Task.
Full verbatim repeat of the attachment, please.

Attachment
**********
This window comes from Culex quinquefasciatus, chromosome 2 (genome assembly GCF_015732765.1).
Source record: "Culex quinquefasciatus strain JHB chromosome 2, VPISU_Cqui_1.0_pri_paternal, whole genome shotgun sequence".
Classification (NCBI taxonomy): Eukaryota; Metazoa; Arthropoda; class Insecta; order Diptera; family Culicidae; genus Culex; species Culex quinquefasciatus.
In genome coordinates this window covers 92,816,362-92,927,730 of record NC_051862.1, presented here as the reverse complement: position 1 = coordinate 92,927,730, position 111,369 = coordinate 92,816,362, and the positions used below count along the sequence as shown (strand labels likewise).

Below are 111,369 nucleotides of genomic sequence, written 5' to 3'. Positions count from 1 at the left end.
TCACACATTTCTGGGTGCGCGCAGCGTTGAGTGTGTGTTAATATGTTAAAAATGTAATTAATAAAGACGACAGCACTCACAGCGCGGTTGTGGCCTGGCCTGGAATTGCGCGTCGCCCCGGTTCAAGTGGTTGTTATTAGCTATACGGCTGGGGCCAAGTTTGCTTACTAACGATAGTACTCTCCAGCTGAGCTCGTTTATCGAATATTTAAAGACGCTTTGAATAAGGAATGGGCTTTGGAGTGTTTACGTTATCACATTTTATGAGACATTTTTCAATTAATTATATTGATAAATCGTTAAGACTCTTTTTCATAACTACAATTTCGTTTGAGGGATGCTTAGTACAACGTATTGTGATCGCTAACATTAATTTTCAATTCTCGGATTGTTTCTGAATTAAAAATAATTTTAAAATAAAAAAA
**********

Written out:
This window comes from Culex quinquefasciatus, chromosome 2 (genome assembly GCF_015732765.1).
Source record: "Culex quinquefasciatus strain JHB chromosome 2, VPISU_Cqui_1.0_pri_paternal, whole genome shotgun sequence".
Classification (NCBI taxonomy): Eukaryota; Metazoa; Arthropoda; class Insecta; order Diptera; family Culicidae; genus Culex; species Culex quinquefasciatus.
In genome coordinates this window covers 92,816,362-92,927,730 of record NC_051862.1, presented here as the reverse complement: position 1 = coordinate 92,927,730, position 111,369 = coordinate 92,816,362, and the positions used below count along the sequence as shown (strand labels likewise).

Below are 111,369 nucleotides of genomic sequence, written 5' to 3'. Positions count from 1 at the left end.
TCACACATTTCTGGGTGCGCGCAGCGTTGAGTGTGTGTTAATATGTTAAAAATGTAATTAATAAAGACGACAGCACTCACAGCGCGGTTGTGGCCTGGCCTGGAATTGCGCGTCGCCCCGGTTCAAGTGGTTGTTATTAGCTATACGGCTGGGGCCAAGTTTGCTTACTAACGATAGTACTCTCCAGCTGAGCTCGTTTATCGAATATTTAAAGACGCTTTGAATAAGGAATGGGCTTTGGAGTGTTTACGTTATCACATTTTATGAGACATTTTTCAATTAATTATATTGATAAATCGTTAAGACTCTTTTTCATAACTACAATTTCGTTTGAGGGATGCTTAGTACAACGTATTGTGATCGCTAACATTAATTTTCAATTCTCGGATTGTTTCTGAATTAAAAATAATTTTAAAATAAAAAAA